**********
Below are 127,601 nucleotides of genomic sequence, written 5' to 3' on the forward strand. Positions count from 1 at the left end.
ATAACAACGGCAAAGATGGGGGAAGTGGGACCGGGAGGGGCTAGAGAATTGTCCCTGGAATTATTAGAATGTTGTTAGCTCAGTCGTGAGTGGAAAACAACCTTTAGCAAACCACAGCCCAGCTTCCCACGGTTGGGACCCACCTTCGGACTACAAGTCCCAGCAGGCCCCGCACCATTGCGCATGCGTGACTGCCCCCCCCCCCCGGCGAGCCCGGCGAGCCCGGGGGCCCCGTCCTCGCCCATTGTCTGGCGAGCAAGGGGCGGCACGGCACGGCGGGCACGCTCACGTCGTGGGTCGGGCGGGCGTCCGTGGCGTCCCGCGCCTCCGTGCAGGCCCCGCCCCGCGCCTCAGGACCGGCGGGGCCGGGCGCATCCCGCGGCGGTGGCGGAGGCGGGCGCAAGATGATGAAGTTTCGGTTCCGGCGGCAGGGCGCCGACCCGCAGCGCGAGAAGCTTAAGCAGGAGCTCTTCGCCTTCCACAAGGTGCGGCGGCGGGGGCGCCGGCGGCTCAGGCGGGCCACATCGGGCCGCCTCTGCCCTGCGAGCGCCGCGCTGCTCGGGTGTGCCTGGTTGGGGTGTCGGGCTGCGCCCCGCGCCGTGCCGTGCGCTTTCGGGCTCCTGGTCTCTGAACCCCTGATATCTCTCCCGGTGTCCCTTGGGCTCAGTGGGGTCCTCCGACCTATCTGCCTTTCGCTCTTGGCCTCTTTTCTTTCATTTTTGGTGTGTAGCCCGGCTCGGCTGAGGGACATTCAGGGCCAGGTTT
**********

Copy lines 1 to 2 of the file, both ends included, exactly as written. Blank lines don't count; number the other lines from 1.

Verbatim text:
Below are 127,601 nucleotides of genomic sequence, written 5' to 3' on the forward strand. Positions count from 1 at the left end.
ATAACAACGGCAAAGATGGGGGAAGTGGGACCGGGAGGGGCTAGAGAATTGTCCCTGGAATTATTAGAATGTTGTTAGCTCAGTCGTGAGTGGAAAACAACCTTTAGCAAACCACAGCCCAGCTTCCCACGGTTGGGACCCACCTTCGGACTACAAGTCCCAGCAGGCCCCGCACCATTGCGCATGCGTGACTGCCCCCCCCCCCCGGCGAGCCCGGCGAGCCCGGGGGCCCCGTCCTCGCCCATTGTCTGGCGAGCAAGGGGCGGCACGGCACGGCGGGCACGCTCACGTCGTGGGTCGGGCGGGCGTCCGTGGCGTCCCGCGCCTCCGTGCAGGCCCCGCCCCGCGCCTCAGGACCGGCGGGGCCGGGCGCATCCCGCGGCGGTGGCGGAGGCGGGCGCAAGATGATGAAGTTTCGGTTCCGGCGGCAGGGCGCCGACCCGCAGCGCGAGAAGCTTAAGCAGGAGCTCTTCGCCTTCCACAAGGTGCGGCGGCGGGGGCGCCGGCGGCTCAGGCGGGCCACATCGGGCCGCCTCTGCCCTGCGAGCGCCGCGCTGCTCGGGTGTGCCTGGTTGGGGTGTCGGGCTGCGCCCCGCGCCGTGCCGTGCGCTTTCGGGCTCCTGGTCTCTGAACCCCTGATATCTCTCCCGGTGTCCCTTGGGCTCAGTGGGGTCCTCCGACCTATCTGCCTTTCGCTCTTGGCCTCTTTTCTTTCATTTTTGGTGTGTAGCCCGGCTCGGCTGAGGGACATTCAGGGCCAGGTTT